In honor of the recent Missing and Murdered Indigenous Women (MMIW) billboard that went up on Garfield Avenue and Superior Street here in Duluth, MN the community showed support for the cause by hosting a Prayer Vigil at the sight of the billboard on Sunday, September 15th, 2019 at 3:00PM. The Vigil began at the Billboard with a prayer and was followed by a brief walk to the Duluth Folk School / Dovetail Cafe for concluding remarks.
Speakers included Duluth Mayor Emily Larson, City Councillor Renee Van Nett, and Human Rights Commission member Carl Crawford, and in attendance were representatives who have conducted research and collected data on missing persons in Duluth, grassroots groups dedicated to MMIW, and agencies that serve MMIW survivors. The vigil, co-sponsored by AICHO, was organized by a group collectively known as the “MMIW Vigil and Billboard Committee”, whose aim is also to highlight the importance of supporting a bill brought forth by Representative Mary Kunesh-Podein’s (Bill H.F. 70), to create a state task force to address this epidemic (the Minnesota House unanimously approved in May 2019, and it is currently in the Minnesota Senate awaiting approval). The Prayer Vigil was an opportunity to not only support MMIW, but all missing persons in our state.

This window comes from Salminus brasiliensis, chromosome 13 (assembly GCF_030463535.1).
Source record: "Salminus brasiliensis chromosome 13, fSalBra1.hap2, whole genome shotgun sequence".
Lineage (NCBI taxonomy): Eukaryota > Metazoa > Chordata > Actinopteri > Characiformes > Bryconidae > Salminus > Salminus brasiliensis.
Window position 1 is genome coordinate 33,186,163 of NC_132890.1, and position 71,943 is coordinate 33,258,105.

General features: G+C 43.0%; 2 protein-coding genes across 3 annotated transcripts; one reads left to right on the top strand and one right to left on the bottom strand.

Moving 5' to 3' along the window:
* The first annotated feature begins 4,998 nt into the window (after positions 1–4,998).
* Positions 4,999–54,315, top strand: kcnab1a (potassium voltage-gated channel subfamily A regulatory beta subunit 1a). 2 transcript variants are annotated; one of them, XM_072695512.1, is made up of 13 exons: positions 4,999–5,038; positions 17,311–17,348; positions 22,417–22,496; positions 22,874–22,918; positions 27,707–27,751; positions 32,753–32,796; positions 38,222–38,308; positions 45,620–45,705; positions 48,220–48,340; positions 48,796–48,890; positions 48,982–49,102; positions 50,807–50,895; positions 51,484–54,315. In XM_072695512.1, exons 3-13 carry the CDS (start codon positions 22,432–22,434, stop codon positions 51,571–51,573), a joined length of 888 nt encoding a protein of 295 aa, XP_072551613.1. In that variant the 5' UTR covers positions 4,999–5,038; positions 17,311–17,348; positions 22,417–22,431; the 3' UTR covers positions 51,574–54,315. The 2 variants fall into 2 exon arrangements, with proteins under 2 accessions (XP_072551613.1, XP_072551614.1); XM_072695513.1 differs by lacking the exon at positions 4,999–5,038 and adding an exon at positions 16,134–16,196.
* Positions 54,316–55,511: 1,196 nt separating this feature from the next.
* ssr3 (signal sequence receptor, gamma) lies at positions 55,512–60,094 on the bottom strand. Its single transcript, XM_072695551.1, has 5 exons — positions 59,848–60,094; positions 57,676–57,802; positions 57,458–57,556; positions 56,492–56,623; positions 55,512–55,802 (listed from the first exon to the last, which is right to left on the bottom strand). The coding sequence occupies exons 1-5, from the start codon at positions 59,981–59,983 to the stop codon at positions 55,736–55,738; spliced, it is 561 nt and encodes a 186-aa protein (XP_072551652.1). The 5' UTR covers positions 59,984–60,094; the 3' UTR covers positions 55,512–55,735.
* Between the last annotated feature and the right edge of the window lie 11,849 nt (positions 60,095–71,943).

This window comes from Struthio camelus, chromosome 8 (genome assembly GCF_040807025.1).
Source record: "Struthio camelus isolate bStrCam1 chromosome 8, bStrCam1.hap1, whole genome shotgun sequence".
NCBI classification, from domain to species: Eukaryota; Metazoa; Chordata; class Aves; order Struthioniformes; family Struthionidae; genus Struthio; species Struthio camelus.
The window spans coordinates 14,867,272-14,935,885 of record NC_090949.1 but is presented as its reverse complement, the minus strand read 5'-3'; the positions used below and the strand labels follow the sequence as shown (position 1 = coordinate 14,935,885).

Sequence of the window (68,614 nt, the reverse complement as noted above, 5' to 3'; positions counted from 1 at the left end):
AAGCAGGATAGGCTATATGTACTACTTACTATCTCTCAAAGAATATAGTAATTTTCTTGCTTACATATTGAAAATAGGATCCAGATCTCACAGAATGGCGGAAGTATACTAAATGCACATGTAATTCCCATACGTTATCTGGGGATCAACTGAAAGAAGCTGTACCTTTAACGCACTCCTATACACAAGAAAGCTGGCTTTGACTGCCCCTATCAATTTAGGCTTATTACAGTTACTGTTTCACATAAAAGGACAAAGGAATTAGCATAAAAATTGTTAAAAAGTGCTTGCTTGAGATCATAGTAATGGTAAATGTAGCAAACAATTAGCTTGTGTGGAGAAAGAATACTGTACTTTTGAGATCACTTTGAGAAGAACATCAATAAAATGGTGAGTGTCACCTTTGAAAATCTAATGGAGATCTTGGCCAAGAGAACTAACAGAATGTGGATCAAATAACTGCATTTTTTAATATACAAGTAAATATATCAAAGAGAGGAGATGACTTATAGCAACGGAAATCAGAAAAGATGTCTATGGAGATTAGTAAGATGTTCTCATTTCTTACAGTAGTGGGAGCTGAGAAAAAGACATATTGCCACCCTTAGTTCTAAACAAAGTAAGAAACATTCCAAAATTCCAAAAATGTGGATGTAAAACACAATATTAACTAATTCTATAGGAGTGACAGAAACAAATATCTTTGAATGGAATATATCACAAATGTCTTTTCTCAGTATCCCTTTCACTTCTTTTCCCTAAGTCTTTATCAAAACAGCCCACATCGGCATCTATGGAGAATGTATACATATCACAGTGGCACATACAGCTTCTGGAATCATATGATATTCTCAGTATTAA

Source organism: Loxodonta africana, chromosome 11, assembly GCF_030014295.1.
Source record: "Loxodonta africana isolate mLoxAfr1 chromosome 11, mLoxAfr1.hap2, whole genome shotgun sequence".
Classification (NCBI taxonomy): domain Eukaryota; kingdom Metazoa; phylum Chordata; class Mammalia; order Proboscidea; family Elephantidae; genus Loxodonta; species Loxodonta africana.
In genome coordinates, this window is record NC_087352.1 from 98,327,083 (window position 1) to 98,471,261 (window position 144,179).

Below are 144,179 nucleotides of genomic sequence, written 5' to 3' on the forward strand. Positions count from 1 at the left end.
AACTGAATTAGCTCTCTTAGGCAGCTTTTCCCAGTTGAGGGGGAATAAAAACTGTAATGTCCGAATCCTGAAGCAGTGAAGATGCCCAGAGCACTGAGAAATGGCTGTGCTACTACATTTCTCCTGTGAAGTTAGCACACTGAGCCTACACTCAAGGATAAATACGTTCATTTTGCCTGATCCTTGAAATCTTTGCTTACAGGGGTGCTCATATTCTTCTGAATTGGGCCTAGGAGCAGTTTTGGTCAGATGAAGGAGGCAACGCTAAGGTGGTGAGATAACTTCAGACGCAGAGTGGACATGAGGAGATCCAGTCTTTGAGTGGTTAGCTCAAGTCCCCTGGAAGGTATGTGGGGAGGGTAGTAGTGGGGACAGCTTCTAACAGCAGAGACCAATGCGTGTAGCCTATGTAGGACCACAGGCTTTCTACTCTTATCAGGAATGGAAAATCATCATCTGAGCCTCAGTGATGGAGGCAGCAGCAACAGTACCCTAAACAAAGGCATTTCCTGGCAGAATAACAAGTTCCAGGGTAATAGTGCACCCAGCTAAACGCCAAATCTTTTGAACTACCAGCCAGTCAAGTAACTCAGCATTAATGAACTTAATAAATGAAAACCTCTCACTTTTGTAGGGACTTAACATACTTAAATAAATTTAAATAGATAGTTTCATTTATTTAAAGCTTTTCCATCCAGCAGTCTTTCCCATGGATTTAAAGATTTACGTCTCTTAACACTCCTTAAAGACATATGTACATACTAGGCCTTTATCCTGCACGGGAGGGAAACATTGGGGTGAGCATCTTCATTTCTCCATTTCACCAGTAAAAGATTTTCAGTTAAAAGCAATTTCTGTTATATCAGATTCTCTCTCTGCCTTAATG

Marcie Rendon and Vern Northrup sold copies of their latest books and shared excerpts from their writing in a family-friendly book release celebration.
MARCIE R RENDON, author of the recently released Girl Gone Missing, is an enrolled member of the White Earth Anishinabe Nation. Her first novel Murder on the Red River won the Pinckley Prize for Debut Crime Fiction. In honoring Marcie, the Pinckley judges noted, "Rendon's sense of place and her creation of an unforgettable character who forges her own way in a challenging world."
VERN NORTHRUP is a visual storyteller. Interpreter, educator, and learner are three words that describe the lens Northrup looks through when photographing the world. Akinomaage is the Ojibwe word for what Northrup seeks to do with his photography and is the title of the book he’s recently released. As an interpreter, educator, and learner, Northrup wants to gain knowledge from the earth. Using only the camera on his smartphone, Northrup captures the setting of where he grew up, creating a nostalgia for all those familiar with the area, and a curiosity for those who aren’t.